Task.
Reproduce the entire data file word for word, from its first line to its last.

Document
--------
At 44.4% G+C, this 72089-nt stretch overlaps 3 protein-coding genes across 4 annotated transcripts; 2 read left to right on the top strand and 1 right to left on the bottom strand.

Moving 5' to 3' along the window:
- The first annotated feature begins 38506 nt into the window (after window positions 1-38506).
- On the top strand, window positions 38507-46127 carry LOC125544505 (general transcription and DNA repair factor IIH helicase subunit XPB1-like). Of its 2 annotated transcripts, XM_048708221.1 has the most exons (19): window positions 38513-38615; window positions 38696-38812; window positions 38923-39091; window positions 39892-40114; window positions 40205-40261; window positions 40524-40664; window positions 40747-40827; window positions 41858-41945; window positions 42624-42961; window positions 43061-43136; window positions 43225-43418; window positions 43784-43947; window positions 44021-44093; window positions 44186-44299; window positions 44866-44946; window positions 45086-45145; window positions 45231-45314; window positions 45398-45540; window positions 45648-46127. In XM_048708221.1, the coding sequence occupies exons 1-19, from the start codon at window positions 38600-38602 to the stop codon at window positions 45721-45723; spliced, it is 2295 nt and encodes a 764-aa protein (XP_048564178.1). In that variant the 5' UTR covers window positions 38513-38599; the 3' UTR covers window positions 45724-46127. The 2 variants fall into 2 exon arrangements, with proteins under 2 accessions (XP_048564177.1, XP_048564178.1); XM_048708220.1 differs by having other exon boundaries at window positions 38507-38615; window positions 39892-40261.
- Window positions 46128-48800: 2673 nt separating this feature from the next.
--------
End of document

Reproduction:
At 44.4% G+C, this 72089-nt stretch overlaps 3 protein-coding genes across 4 annotated transcripts; 2 read left to right on the top strand and 1 right to left on the bottom strand.

Moving 5' to 3' along the window:
- The first annotated feature begins 38506 nt into the window (after window positions 1-38506).
- On the top strand, window positions 38507-46127 carry LOC125544505 (general transcription and DNA repair factor IIH helicase subunit XPB1-like). Of its 2 annotated transcripts, XM_048708221.1 has the most exons (19): window positions 38513-38615; window positions 38696-38812; window positions 38923-39091; window positions 39892-40114; window positions 40205-40261; window positions 40524-40664; window positions 40747-40827; window positions 41858-41945; window positions 42624-42961; window positions 43061-43136; window positions 43225-43418; window positions 43784-43947; window positions 44021-44093; window positions 44186-44299; window positions 44866-44946; window positions 45086-45145; window positions 45231-45314; window positions 45398-45540; window positions 45648-46127. In XM_048708221.1, the coding sequence occupies exons 1-19, from the start codon at window positions 38600-38602 to the stop codon at window positions 45721-45723; spliced, it is 2295 nt and encodes a 764-aa protein (XP_048564178.1). In that variant the 5' UTR covers window positions 38513-38599; the 3' UTR covers window positions 45724-46127. The 2 variants fall into 2 exon arrangements, with proteins under 2 accessions (XP_048564177.1, XP_048564178.1); XM_048708220.1 differs by having other exon boundaries at window positions 38507-38615; window positions 39892-40261.
- Window positions 46128-48800: 2673 nt separating this feature from the next.